Cross-posted to Medium

The Center for Gender & Sexuality Law and the Public Rights/Private Conscience Project at Columbia Law School are pleased to be co-supporters of the Open to All campaign.  Launched by the Movement Advancement Project in November, the Open to All campaign addresses how the engagement of #ReligiousExemptions by service providers to refuse service to persons on the basis of their religious beliefs undermines anti-discrimination laws in the United States.

The Open to All Campaign comes as the Supreme Court of the United States is hearing arguments in the case of Masterpiece Cakeshop v. Colorado Civil Rights Commission.  The owner of Masterpiece Cakeshop claims that he has a right to refuse service to persons on the basis of his religious beliefs, and that if he were required to bake and decorate a cake for a same-sex marriage, this would represent a substantial burden of his religious liberty rights.

Masterpiece Cakeshop, however, is about anything but cake: it is about an individual’s desire to be exempted from anti-discrimination laws in the United States, thereby upholding White Christian Supremacy in the United States over minority populations.  On its face, a decision in favor of Masterpiece Cakeshop would be a boon for “religious liberties” in the United States, however, the precedent it would set is the privileging of a white Christian majority’s caprices over the rights of marginalized persons.

Professor Katherine Franke, Director of the Center for Gender & Sexuality Law, and Faculty Director of the Public Rights/Private Conscience Project wrote on this issue with Johnathan Smith of Muslim Advocates in Slate on December 4th, noting, “A victory for Phillips would not only harm people of faith, but also those who value our nation’s commitment to religious pluralism and civic equality.”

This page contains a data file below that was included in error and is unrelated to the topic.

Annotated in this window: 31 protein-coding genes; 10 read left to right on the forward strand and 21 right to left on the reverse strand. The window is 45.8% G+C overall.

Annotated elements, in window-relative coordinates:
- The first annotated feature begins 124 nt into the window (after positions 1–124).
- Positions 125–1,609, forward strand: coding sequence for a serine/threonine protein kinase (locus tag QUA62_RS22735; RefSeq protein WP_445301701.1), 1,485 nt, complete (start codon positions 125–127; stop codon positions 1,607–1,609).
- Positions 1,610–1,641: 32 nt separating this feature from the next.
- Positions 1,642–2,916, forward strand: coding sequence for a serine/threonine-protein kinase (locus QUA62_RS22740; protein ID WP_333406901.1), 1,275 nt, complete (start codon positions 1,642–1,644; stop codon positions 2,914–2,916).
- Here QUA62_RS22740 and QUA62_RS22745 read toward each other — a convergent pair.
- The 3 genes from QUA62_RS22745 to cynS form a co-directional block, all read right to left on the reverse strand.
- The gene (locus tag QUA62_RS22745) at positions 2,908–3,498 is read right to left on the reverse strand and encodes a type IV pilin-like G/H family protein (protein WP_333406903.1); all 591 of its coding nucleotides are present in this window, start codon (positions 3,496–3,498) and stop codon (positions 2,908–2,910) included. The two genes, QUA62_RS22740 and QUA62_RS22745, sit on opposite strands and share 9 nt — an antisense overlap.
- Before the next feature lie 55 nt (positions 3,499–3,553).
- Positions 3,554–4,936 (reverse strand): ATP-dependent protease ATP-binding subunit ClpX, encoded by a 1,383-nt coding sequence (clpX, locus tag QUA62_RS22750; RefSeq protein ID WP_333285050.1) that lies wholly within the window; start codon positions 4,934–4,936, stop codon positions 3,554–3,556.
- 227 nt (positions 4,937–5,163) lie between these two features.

The Op-Ed by Franke and Smith follows on the submission of an amicus brief in the case of Masterpiece Cakeshop v. Colorado Civil Rights Commission in October of this year by the Public Rights/Private Conscience Project and Muslim Advocates on behalf of 15 community-based organizations.  The amicus argues that:

…non-discrimination laws, such as the Colorado law at issue in this case, often play an indispensable role in protecting the rights of religious communities. These laws serve as a critically important check against discrimination by businesses, employers, landlords, others; without such protections, individuals or groups—especially those outside the mainstream—would not be able to fully participate in civil society, and would be vulnerable to unjust persecution and harassment at every turn.

In following on the Public Rights/Private Conscience Project’s work in this arena, PRPCP and the Center for Gender & Sexuality Law are pleased to be parties to the “Open to All” campaign.  The campaign mission statement notes that:

Open to All is a nationwide campaign to help protect our nation’s nondiscrimination laws. These laws ensure that when businesses open their doors to the public, they serve everyone on the same terms. But these laws are under attack. Those who don’t want to follow nondiscrimination laws are trying to claim that their religious beliefs mean federal and state nondiscrimination laws should not apply to them—and they are also asking the Supreme Court to create a right to discriminate in our nation’s Constitution.

Learn more about the Open to All campaign at www.opentoall.org.

Read Professor Franke and Johnathan Smith’s Op-ed at Slate, here.

Read the Public Rights/Private Conscience Project’s amicus brief in Masterpiece Cakeshop v. Colorado Civil Rights Commission here.

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